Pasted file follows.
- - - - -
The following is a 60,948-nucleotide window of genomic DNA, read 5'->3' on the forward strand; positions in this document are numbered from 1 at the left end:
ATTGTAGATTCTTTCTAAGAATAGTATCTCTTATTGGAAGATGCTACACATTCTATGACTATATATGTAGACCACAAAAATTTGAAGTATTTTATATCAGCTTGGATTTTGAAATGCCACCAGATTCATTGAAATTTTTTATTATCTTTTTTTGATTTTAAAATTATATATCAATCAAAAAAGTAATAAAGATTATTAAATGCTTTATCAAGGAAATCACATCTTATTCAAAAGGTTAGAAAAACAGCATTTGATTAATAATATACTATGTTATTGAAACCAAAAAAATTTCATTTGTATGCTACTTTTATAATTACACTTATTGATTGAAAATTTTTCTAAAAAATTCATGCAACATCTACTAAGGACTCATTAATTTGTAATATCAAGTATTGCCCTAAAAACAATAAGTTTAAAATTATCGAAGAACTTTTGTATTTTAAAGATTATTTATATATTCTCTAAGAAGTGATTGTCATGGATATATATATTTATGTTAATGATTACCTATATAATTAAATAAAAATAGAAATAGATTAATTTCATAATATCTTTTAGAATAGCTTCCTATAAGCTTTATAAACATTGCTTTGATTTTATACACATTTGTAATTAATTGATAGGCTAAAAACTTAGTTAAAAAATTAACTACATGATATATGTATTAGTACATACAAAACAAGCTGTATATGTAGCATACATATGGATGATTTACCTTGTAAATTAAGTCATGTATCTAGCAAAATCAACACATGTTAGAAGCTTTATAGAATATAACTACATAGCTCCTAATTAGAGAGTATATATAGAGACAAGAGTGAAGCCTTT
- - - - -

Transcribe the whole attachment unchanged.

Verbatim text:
The following is a 60,948-nucleotide window of genomic DNA, read 5'->3' on the forward strand; positions in this document are numbered from 1 at the left end:
ATTGTAGATTCTTTCTAAGAATAGTATCTCTTATTGGAAGATGCTACACATTCTATGACTATATATGTAGACCACAAAAATTTGAAGTATTTTATATCAGCTTGGATTTTGAAATGCCACCAGATTCATTGAAATTTTTTATTATCTTTTTTTGATTTTAAAATTATATATCAATCAAAAAAGTAATAAAGATTATTAAATGCTTTATCAAGGAAATCACATCTTATTCAAAAGGTTAGAAAAACAGCATTTGATTAATAATATACTATGTTATTGAAACCAAAAAAATTTCATTTGTATGCTACTTTTATAATTACACTTATTGATTGAAAATTTTTCTAAAAAATTCATGCAACATCTACTAAGGACTCATTAATTTGTAATATCAAGTATTGCCCTAAAAACAATAAGTTTAAAATTATCGAAGAACTTTTGTATTTTAAAGATTATTTATATATTCTCTAAGAAGTGATTGTCATGGATATATATATTTATGTTAATGATTACCTATATAATTAAATAAAAATAGAAATAGATTAATTTCATAATATCTTTTAGAATAGCTTCCTATAAGCTTTATAAACATTGCTTTGATTTTATACACATTTGTAATTAATTGATAGGCTAAAAACTTAGTTAAAAAATTAACTACATGATATATGTATTAGTACATACAAAACAAGCTGTATATGTAGCATACATATGGATGATTTACCTTGTAAATTAAGTCATGTATCTAGCAAAATCAACACATGTTAGAAGCTTTATAGAATATAACTACATAGCTCCTAATTAGAGAGTATATATAGAGACAAGAGTGAAGCCTTT